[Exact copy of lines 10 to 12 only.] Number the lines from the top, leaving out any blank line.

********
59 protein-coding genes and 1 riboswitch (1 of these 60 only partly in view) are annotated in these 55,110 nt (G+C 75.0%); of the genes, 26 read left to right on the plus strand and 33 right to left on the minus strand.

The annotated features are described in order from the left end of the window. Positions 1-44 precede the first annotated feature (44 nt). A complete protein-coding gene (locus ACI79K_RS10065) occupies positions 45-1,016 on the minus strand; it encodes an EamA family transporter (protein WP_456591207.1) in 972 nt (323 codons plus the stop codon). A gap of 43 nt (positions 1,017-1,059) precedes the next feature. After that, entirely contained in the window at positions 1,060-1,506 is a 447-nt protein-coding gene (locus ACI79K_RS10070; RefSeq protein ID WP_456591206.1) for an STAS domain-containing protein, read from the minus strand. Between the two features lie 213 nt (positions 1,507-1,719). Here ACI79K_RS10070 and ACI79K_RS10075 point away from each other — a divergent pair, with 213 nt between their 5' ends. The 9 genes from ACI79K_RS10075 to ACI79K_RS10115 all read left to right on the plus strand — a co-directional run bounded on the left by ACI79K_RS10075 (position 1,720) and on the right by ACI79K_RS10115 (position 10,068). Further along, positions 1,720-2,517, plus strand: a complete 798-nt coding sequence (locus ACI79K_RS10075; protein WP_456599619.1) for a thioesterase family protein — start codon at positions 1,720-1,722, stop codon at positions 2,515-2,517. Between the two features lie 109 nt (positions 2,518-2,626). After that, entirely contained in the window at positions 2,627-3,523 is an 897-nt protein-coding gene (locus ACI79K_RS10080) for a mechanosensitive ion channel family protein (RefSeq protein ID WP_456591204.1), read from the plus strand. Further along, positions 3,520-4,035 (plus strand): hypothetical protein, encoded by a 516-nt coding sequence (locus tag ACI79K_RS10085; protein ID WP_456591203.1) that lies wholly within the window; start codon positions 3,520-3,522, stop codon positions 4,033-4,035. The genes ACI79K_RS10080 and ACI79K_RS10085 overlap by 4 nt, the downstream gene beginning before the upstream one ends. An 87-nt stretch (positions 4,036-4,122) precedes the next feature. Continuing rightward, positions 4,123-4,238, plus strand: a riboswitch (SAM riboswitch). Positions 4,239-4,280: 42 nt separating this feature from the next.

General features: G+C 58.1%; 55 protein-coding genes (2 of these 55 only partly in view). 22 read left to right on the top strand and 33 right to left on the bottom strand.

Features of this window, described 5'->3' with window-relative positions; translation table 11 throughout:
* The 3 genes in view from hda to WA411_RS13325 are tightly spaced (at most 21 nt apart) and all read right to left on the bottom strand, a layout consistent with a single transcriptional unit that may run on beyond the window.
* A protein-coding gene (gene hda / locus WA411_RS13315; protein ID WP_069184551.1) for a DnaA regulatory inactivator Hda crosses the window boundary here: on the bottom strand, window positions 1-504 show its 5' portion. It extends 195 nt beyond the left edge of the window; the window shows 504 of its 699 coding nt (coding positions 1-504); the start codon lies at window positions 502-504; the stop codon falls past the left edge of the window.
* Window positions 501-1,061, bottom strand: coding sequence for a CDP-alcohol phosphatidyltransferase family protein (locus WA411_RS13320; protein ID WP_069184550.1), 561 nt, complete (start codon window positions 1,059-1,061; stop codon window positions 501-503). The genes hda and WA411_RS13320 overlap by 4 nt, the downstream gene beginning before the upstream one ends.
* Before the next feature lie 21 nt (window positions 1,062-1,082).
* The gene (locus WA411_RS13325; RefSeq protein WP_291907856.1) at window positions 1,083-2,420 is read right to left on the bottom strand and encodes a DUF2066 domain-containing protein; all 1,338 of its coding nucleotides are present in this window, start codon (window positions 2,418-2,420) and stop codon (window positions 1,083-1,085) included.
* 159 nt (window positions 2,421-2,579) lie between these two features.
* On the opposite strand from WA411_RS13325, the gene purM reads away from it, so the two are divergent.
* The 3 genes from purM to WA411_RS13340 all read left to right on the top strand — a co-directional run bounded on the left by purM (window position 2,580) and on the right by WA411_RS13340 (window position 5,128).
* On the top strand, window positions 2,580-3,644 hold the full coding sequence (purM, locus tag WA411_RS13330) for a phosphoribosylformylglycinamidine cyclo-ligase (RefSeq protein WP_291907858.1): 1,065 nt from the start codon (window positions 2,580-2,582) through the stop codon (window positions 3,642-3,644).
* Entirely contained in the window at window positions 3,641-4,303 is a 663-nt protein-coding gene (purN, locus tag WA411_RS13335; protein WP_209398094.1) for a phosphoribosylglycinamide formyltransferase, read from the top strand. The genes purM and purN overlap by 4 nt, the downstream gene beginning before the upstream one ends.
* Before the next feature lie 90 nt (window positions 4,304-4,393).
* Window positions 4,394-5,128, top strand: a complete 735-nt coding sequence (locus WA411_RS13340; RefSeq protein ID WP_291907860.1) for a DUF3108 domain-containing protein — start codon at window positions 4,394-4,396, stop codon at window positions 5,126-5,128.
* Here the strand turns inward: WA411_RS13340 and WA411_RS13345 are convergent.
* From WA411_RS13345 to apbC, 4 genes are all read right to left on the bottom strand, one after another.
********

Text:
* 159 nt (window positions 2,421-2,579) lie between these two features.
* On the opposite strand from WA411_RS13325, the gene purM reads away from it, so the two are divergent.
* The 3 genes from purM to WA411_RS13340 all read left to right on the top strand — a co-directional run bounded on the left by purM (window position 2,580) and on the right by WA411_RS13340 (window position 5,128).